'I'm new to this, so please forgive me. Tennis -- I'm saying goodbye.'
Maria Sharapova, the Russian five-time Grand Slam champion who became one of the highest paid sportswomen in the world, announced her retirement at the age of 32 on Wednesday.
Siberia-born Sharapova, whose Wimbledon victory over Serena Williams in 2004, aged 17, propelled her to superstardom and riches, broke the news in an article for magazine Vanity Fair.
"I'm new to this, so please forgive me. Tennis -- I'm saying goodbye," Sharapova, who gave tennis the ultimate rags to riches story after moving with her father Yuri to train in Florida, aged six, wrote in the article.
Her decision is hardly a major surprise as she has struggled with injuries and poor form since returning from a 15-month drugs ban in 2017, the result of testing positive for heart drug meldonium at the 2016 Australian Open.
The former world number has played only two matches this year, losing in the first round of the Australian Open, with her ranking sliding to 373.
"Looking back now, I realise that tennis has been my mountain. My path has been filled with valleys and detours, but the views from its peak were incredible," she said.
"After 28 years and five Grand Slam titles, though, I'm ready to scale another mountain, to compete on a different type of terrain."
Sharapova, whose trademarks were her ferocious intensity and pounding groundstrokes, completed her career Grand Slam when she won the French Open in 2010. She also won the Roland Garros title again in 2014, her last Grand Slam crown.
She became the first Russian woman to reach number one in the rankings in 2005 and claimed the US Open title in 2006. She also won the Australian Open in 2008.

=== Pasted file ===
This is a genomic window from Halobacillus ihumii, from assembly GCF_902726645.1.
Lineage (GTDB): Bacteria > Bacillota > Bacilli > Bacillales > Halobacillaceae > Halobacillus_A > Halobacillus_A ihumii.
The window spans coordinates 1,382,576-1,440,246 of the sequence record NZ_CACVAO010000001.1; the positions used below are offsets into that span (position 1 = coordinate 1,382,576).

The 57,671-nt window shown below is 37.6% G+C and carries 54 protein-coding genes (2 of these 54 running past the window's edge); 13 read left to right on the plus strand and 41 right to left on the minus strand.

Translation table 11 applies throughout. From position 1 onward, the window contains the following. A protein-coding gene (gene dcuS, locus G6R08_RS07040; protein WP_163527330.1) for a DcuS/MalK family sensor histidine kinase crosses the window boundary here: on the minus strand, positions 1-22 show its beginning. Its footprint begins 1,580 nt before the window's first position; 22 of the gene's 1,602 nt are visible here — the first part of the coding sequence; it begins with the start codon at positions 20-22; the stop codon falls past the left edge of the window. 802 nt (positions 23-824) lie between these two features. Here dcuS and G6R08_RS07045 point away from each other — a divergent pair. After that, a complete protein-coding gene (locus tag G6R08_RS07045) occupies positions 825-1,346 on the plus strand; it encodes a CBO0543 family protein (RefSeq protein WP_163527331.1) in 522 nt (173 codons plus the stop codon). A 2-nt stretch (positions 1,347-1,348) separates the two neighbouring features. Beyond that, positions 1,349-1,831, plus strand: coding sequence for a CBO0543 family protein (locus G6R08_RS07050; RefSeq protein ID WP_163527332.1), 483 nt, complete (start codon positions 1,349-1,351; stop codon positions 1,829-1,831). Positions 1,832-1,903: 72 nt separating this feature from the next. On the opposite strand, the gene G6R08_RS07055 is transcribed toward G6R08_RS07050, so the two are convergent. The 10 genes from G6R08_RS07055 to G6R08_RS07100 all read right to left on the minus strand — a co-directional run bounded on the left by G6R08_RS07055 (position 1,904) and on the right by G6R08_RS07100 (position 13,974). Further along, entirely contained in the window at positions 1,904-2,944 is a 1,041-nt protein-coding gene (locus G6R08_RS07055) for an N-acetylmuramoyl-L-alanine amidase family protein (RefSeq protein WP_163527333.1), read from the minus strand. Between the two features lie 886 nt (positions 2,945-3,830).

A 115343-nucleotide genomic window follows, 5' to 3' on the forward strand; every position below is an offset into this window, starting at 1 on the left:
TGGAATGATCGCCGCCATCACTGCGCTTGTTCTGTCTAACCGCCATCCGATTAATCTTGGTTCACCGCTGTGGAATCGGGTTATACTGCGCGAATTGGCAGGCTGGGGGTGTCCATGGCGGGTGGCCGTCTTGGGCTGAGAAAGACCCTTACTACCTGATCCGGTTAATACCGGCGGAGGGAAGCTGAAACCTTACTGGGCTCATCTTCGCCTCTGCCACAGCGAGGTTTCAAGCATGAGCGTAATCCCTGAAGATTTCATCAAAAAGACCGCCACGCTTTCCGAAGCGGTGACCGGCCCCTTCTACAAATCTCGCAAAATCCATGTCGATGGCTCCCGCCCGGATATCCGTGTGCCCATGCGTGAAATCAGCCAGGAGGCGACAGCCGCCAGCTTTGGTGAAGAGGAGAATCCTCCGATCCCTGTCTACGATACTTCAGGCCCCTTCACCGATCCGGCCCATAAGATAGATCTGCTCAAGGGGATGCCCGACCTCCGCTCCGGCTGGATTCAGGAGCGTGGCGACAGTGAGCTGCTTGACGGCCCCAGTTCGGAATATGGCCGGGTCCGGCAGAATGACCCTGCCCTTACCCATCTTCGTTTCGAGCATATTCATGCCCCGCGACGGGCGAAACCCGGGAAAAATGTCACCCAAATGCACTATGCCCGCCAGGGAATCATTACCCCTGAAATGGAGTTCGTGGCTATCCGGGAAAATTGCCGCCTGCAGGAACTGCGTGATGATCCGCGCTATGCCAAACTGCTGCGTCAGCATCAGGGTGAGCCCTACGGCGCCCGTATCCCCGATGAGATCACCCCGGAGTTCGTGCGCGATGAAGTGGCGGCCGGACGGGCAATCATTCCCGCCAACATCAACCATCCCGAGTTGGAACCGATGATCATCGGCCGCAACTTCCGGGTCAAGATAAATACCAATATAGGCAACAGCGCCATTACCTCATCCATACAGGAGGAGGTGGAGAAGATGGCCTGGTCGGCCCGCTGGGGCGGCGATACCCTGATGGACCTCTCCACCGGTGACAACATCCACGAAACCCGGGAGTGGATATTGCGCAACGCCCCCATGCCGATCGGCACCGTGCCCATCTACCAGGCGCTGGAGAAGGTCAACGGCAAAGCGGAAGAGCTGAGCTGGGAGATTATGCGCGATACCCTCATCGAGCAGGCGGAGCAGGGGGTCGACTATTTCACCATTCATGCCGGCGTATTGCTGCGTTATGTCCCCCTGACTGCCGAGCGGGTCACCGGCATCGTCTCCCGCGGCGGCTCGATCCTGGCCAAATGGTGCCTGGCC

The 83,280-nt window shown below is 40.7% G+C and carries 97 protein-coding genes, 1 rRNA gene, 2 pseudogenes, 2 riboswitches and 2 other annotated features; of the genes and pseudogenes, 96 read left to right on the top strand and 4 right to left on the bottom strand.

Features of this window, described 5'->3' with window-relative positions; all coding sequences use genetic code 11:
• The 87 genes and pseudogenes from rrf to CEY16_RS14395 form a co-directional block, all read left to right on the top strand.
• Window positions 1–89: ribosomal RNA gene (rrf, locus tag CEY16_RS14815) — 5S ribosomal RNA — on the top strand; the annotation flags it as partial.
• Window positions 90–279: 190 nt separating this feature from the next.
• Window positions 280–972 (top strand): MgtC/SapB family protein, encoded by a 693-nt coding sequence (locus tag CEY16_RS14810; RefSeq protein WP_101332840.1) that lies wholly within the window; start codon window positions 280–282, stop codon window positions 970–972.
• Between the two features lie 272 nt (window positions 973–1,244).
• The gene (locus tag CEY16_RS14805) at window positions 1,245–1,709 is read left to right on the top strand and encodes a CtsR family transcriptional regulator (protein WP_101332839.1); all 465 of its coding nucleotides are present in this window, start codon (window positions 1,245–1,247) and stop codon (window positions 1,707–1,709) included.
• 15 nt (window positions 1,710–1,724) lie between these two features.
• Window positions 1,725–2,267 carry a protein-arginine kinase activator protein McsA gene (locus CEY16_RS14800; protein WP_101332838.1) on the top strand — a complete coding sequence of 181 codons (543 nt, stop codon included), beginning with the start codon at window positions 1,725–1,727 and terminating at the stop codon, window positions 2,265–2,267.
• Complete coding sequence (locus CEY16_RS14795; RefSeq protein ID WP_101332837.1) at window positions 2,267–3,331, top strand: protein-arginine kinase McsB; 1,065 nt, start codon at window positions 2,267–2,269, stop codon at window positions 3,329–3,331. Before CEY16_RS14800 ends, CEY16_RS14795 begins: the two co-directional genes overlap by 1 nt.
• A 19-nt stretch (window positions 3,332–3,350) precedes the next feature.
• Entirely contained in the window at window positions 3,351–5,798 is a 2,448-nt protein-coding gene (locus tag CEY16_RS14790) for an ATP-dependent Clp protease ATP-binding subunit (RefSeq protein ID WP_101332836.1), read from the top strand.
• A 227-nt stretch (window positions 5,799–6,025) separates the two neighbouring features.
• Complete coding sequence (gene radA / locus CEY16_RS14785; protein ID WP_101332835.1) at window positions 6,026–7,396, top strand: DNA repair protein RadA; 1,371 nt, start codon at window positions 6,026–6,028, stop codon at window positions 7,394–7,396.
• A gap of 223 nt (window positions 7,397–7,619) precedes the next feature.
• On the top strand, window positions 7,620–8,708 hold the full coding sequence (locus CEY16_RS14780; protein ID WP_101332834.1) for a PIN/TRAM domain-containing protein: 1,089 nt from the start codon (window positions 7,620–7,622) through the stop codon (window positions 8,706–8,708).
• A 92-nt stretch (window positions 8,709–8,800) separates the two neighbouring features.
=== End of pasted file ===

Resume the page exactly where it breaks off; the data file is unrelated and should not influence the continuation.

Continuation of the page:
“It’s a shame, of course, because Maria was a role model for everyone," Shamil Tarpishchev, president of Russia’s Tennis Federation, told RIA news agency.
"Many girls compared themselves to her. She was number one for the popularisation of Russian tennis. Her image component was huge."
Sharapova's career has been blighted by shoulder problems with surgery for a rotator cuff tear in 2008 forcing her off the Tour for six months and dropping her outside the top 100.
Battling back to fitness to claim two French Open titles on a claycourt surface she once loathed earned Sharapova admiration, but her career took a dark turn in 2016.
After an 18th consecutive defeat by Serena Williams, in the quarter-finals of the Australian Open, Sharapova failed an anti-doping test and was initially banned for two years by the International Tennis Federation (ITF).
Sharapova claimed she did not realise that meldonium, which she said she had taken for health issues throughout her career, had been recently added to the World Anti-Doping Agency's banned list.
Her ban was eventually reduced to 15 months and she returned to action in April 2017 after being handed wildcards at several events, which drew criticism from some fellow players.
Later that year she won the Tianjin Open, the 36th and last title of a career that earned her $38.7 million in prize money -- a figure dwarfed by off-court earnings that according to Forbes made her the highest-paid female athlete for 11 years in a row.
With the all-too-frequent career breaks, Sharapova has established a confectionary company called Sugapova, from which some of the proceeds go the Maria Sharapova Foundation -- a charity she set up to help victims of the Chernobyl nuclear accident in her native Russia.
While that will keep her busy, Sharapova said the thrill of competition will be missed.
"In giving my life to tennis, tennis gave me a life," she said. "I'll miss it every day, I'll miss the training and my daily routine."